Convergent evolution of the social brain? A comparative dog-human fMRI approach (EVOSOCBRAIN)

The past few years have led to ever more detailed insights into the neuronal mechanisms of human social behavior. Without taking evolutionary aspects into account, our knowledge of human social behavior remains incomplete. Dogs are of particular interest for the study of evolutionary aspects of social behavior because they share a common history of several thousand years with us humans. The aim of this project is therefore to compare the neuronal basis of the social behavior of dogs and humans. Earlier comparative studies in dogs were primarily behavioral, and existing studies on dog brain function have primarily focused on non-social information processing. In this project, we want to investigate how dogs process people's actions, intentions, and emotions. For this we use the method of functional magnetic resonance imaging (fMRI), by means of which the brain activity of awake, specially trained domestic dogs can be examined. By comparing brain activity in humans in similar experiments, we want to show whether social information processing in dogs and humans is based on similar neuronal and cognitive foundations. We expect crucial new insights from our project on central questions of cognitive science and the (parallel) evolution of social cognition.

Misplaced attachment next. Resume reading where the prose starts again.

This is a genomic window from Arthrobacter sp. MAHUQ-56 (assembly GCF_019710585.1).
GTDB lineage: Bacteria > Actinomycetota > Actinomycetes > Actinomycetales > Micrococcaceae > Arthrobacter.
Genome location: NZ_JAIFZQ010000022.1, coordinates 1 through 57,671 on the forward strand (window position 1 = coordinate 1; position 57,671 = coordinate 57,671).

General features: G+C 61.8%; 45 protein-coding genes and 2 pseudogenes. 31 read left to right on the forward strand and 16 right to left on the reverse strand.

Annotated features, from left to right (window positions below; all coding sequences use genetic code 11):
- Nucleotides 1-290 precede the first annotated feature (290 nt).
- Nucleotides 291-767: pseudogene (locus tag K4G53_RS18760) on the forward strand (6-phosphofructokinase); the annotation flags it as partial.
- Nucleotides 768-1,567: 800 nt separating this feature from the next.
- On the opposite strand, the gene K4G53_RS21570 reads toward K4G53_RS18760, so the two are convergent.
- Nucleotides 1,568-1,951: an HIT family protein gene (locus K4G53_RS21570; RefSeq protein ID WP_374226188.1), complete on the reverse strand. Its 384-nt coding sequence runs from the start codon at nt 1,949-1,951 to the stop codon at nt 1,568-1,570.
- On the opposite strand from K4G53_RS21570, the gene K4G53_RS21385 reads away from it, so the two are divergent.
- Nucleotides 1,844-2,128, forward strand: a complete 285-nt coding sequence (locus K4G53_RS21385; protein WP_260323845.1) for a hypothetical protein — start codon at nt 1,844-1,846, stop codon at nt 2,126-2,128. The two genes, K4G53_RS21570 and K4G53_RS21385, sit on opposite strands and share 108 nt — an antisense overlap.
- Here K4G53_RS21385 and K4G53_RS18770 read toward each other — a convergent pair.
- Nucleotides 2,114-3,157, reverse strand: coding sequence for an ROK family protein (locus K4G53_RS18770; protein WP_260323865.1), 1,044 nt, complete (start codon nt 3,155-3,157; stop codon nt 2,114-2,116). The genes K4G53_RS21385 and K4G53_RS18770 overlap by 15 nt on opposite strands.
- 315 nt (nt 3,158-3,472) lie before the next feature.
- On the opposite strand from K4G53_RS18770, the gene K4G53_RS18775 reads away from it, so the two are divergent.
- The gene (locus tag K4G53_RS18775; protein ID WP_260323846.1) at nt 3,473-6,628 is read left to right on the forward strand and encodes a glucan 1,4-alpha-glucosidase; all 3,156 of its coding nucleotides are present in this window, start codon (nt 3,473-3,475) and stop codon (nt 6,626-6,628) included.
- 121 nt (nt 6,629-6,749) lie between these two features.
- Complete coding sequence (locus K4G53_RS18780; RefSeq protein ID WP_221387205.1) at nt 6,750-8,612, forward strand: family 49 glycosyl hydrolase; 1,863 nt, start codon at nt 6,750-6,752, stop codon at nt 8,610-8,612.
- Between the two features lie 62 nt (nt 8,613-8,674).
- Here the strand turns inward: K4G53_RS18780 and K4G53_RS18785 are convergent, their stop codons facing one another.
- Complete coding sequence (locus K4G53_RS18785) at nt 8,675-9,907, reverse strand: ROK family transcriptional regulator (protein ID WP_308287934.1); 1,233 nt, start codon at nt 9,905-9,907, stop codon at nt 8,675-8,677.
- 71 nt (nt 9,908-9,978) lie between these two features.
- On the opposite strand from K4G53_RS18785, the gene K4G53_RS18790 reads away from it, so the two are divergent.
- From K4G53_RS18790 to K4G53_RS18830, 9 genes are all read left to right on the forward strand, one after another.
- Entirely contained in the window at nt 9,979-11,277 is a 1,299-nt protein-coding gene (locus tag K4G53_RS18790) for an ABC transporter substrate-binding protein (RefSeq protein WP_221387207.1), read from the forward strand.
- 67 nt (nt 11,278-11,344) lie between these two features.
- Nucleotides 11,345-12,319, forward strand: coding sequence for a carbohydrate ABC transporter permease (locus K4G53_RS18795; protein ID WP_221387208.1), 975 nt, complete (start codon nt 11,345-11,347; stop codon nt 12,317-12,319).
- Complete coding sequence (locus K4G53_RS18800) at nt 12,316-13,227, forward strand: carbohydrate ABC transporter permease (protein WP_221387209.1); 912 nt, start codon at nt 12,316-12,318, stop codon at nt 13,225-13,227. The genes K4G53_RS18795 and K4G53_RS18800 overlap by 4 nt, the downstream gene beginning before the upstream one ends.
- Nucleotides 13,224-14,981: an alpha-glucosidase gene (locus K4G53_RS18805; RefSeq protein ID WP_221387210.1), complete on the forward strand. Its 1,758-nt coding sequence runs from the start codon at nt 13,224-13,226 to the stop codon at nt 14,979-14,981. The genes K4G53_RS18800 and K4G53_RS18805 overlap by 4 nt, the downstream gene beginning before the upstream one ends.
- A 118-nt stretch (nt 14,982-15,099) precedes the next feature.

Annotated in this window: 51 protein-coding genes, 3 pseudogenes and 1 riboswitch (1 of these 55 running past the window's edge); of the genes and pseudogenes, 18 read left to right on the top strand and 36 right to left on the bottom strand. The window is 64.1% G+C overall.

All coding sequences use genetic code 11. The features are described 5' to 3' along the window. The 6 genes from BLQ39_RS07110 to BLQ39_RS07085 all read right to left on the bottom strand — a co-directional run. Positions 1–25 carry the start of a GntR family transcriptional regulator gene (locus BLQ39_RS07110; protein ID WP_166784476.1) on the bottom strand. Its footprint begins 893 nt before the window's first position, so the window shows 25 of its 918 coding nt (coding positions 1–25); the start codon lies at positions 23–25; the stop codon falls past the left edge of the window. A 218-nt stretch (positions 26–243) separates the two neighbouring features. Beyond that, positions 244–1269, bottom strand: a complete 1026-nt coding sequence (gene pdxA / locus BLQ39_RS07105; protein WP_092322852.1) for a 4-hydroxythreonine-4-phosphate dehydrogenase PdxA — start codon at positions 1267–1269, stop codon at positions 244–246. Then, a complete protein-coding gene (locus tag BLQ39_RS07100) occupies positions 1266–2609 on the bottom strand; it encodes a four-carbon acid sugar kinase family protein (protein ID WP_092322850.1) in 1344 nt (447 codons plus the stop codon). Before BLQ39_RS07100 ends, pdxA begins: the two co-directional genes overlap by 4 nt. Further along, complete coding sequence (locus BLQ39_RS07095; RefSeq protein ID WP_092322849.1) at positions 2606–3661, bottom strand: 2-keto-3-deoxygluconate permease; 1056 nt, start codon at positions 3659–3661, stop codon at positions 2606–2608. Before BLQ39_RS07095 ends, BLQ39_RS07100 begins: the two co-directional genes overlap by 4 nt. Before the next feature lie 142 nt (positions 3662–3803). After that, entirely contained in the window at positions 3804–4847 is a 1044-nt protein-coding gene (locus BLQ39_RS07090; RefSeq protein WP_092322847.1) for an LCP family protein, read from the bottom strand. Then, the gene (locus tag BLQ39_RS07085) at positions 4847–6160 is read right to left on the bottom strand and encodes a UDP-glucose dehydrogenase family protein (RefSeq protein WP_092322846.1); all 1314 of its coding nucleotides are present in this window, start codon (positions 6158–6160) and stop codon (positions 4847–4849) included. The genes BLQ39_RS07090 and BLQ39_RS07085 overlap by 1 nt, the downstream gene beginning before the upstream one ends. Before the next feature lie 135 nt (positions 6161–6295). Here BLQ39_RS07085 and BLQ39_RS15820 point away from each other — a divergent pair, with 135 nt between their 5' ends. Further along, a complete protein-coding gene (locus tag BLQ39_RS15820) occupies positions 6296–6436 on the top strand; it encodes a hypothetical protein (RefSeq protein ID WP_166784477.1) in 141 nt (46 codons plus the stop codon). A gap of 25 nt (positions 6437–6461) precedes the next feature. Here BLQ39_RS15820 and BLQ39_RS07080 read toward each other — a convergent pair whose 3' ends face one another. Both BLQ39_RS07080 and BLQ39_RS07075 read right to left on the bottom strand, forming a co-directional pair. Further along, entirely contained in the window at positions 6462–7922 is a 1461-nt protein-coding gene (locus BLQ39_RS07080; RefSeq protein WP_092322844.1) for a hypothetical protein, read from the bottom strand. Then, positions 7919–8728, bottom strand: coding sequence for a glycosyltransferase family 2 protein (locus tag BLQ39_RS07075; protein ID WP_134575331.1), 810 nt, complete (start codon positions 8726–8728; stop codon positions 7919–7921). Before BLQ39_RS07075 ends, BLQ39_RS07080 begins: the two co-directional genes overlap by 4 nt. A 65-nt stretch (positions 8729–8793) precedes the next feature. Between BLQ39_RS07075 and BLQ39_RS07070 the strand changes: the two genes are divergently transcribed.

Supervisors: Univ.-Prof. Dr. rer. nat. Ludwig Huber, Univ.-Prof. Mag. Dr. Claus Lamm, PD

Project collaborators: Lucrezia Lonardo (PhD student, Vetmeduni Vienna), Helena Manzenreiter, Laura Laussegger, Marion Umek (research assistants)

Term: 01.10.2019 – 30.09.2022

Funded by: WWTF